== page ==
NIST Seeks Web-Linked Biometric Device

Agency to Help Bankroll R&D of Handheld Fingerprint Sensor
NIST Seeks Web-Linked Biometric Device

No biometric scanning device exists that has web-enabled communication and control based on a publicly available specification, says the National Institute of Standards and Technology. And NIST wants to change that.

See Also: A CISO's Guide to What Security Testing Tools Miss

As part of its Small Business Innovation Research program, NIST says it seeks innovative proposals for the design and development of a small form-factor, tamper-resistant and handheld fingerprint sensor. The integrated, wirelessly available web-services biometric device would include a self-contained battery/power source. The device must incorporate a physical connection for customization of the wireless controls and service. The physical connection can be USB or other; if other is chosen, NIST must approve the connection type.

The goal of this initiative, for which NIST will provide funding, is to produce a fully functional, handheld device that's capable of biometric acquisition, and controlled through web services as specified in NIST Special Publication 500-288: Specification for WS-Biometric Devices.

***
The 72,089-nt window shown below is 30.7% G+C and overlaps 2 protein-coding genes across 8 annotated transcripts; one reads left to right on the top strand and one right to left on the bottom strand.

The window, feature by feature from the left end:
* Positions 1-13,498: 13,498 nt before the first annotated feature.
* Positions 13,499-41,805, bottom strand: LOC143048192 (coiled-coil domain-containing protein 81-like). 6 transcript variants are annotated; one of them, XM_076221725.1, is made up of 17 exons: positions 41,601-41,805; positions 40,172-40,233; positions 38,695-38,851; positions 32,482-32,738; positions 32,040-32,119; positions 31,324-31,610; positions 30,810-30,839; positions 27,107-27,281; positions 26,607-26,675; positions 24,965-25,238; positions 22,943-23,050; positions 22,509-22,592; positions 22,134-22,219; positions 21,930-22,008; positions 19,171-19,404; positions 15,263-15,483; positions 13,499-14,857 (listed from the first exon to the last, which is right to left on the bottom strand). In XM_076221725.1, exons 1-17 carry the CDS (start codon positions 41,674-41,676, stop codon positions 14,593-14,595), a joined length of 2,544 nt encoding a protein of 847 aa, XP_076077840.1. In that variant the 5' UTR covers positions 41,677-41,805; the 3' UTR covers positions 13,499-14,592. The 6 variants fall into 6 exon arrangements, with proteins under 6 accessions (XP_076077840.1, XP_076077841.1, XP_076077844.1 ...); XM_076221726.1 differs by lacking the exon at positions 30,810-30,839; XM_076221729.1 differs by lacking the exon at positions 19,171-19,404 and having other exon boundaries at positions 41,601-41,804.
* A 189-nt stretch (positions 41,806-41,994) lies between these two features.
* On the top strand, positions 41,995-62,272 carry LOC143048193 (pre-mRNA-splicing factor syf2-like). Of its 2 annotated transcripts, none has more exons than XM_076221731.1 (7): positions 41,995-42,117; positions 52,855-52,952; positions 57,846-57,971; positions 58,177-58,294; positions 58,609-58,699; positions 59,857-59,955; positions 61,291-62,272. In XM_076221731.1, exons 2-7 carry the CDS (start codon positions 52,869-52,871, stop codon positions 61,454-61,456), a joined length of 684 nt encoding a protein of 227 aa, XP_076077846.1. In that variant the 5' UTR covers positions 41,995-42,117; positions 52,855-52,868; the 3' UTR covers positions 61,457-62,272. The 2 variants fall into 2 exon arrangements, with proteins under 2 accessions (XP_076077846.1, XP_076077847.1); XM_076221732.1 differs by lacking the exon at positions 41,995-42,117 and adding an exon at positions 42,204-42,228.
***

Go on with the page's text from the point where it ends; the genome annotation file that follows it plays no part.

NIST recognizes the ubiquity of the Internet and its impact on commerce - the agency, after all, is part of the U.S. Commerce Department - and the need for tools that can assure safe online transactions.

There are two phases of the project. In phase one, the applicant NIST picks must furnish engineering drawings of the device as well as a partially implemented software stack targeting the platform that will be used in the device. The chosen applicant also must provide evidence of basic functionality.

In the second phase, the developer must produce the device with an integrated single fingerprint sensor. NIST said it would encourage the applicant to develop a second device that could scan other biometrics, such as slap fingerprints (simultaneously pressing four fingers onto a scanner), faces or irises. NIST would require the selected applicant to provide progress updates bimonthly during both phases of the project.

NIST says its Small Business Innovation Research initiative seeks to fuel private-sector technological innovation by strengthening the role small business plays in meeting federal research-and-development needs and bringing to market innovations derived from federal R&D. The program also works to foster participation by socially and economically disadvantaged individuals and women-owned small businesses in technological innovation.

For details, check out the solicitation, which closes March 12.

About the Author

Eric Chabrow

Eric Chabrow

Executive Editor, GovInfoSecurity & InfoRiskToday

Chabrow, who oversees ISMG's GovInfoSecurity and InfoRiskToday, is a veteran multimedia journalist who has covered information technology, government and business. He's the former top editor at the award-winning business journal CIO Insight and a long-time editor and writer at InformationWeek.

Around the Network